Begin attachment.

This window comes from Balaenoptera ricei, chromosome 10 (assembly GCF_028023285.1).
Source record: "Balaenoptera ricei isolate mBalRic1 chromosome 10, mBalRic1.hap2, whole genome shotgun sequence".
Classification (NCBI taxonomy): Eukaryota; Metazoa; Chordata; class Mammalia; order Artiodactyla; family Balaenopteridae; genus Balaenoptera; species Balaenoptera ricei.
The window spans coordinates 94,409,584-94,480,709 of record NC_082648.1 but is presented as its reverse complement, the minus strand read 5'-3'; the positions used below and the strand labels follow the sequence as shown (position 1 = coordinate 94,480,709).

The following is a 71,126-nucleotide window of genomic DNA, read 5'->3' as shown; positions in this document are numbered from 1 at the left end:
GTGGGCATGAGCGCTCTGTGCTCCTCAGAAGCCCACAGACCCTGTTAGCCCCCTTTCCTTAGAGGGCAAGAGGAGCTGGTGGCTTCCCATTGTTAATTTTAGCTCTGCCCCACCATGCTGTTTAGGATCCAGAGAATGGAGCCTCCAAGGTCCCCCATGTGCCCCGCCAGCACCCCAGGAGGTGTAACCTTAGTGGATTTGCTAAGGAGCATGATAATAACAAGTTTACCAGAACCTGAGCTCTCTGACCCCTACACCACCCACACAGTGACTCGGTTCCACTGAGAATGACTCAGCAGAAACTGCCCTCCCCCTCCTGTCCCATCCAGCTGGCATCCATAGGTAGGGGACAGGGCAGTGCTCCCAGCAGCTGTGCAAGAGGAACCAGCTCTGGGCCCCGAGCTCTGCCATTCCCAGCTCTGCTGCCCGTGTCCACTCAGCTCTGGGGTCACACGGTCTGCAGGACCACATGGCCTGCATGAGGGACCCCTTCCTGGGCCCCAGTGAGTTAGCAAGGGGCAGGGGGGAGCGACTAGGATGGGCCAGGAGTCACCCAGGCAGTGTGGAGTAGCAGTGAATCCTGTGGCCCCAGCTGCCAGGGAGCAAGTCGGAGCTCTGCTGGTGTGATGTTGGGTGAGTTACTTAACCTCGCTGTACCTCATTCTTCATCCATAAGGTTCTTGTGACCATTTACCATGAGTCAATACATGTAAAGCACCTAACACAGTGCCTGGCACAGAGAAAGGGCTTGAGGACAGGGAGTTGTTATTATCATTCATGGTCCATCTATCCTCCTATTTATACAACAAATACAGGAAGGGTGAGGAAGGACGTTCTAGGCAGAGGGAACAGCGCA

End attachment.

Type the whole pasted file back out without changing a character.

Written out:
This window comes from Balaenoptera ricei, chromosome 10 (assembly GCF_028023285.1).
Source record: "Balaenoptera ricei isolate mBalRic1 chromosome 10, mBalRic1.hap2, whole genome shotgun sequence".
Classification (NCBI taxonomy): Eukaryota; Metazoa; Chordata; class Mammalia; order Artiodactyla; family Balaenopteridae; genus Balaenoptera; species Balaenoptera ricei.
The window spans coordinates 94,409,584-94,480,709 of record NC_082648.1 but is presented as its reverse complement, the minus strand read 5'-3'; the positions used below and the strand labels follow the sequence as shown (position 1 = coordinate 94,480,709).

The following is a 71,126-nucleotide window of genomic DNA, read 5'->3' as shown; positions in this document are numbered from 1 at the left end:
GTGGGCATGAGCGCTCTGTGCTCCTCAGAAGCCCACAGACCCTGTTAGCCCCCTTTCCTTAGAGGGCAAGAGGAGCTGGTGGCTTCCCATTGTTAATTTTAGCTCTGCCCCACCATGCTGTTTAGGATCCAGAGAATGGAGCCTCCAAGGTCCCCCATGTGCCCCGCCAGCACCCCAGGAGGTGTAACCTTAGTGGATTTGCTAAGGAGCATGATAATAACAAGTTTACCAGAACCTGAGCTCTCTGACCCCTACACCACCCACACAGTGACTCGGTTCCACTGAGAATGACTCAGCAGAAACTGCCCTCCCCCTCCTGTCCCATCCAGCTGGCATCCATAGGTAGGGGACAGGGCAGTGCTCCCAGCAGCTGTGCAAGAGGAACCAGCTCTGGGCCCCGAGCTCTGCCATTCCCAGCTCTGCTGCCCGTGTCCACTCAGCTCTGGGGTCACACGGTCTGCAGGACCACATGGCCTGCATGAGGGACCCCTTCCTGGGCCCCAGTGAGTTAGCAAGGGGCAGGGGGGAGCGACTAGGATGGGCCAGGAGTCACCCAGGCAGTGTGGAGTAGCAGTGAATCCTGTGGCCCCAGCTGCCAGGGAGCAAGTCGGAGCTCTGCTGGTGTGATGTTGGGTGAGTTACTTAACCTCGCTGTACCTCATTCTTCATCCATAAGGTTCTTGTGACCATTTACCATGAGTCAATACATGTAAAGCACCTAACACAGTGCCTGGCACAGAGAAAGGGCTTGAGGACAGGGAGTTGTTATTATCATTCATGGTCCATCTATCCTCCTATTTATACAACAAATACAGGAAGGGTGAGGAAGGACGTTCTAGGCAGAGGGAACAGCGCA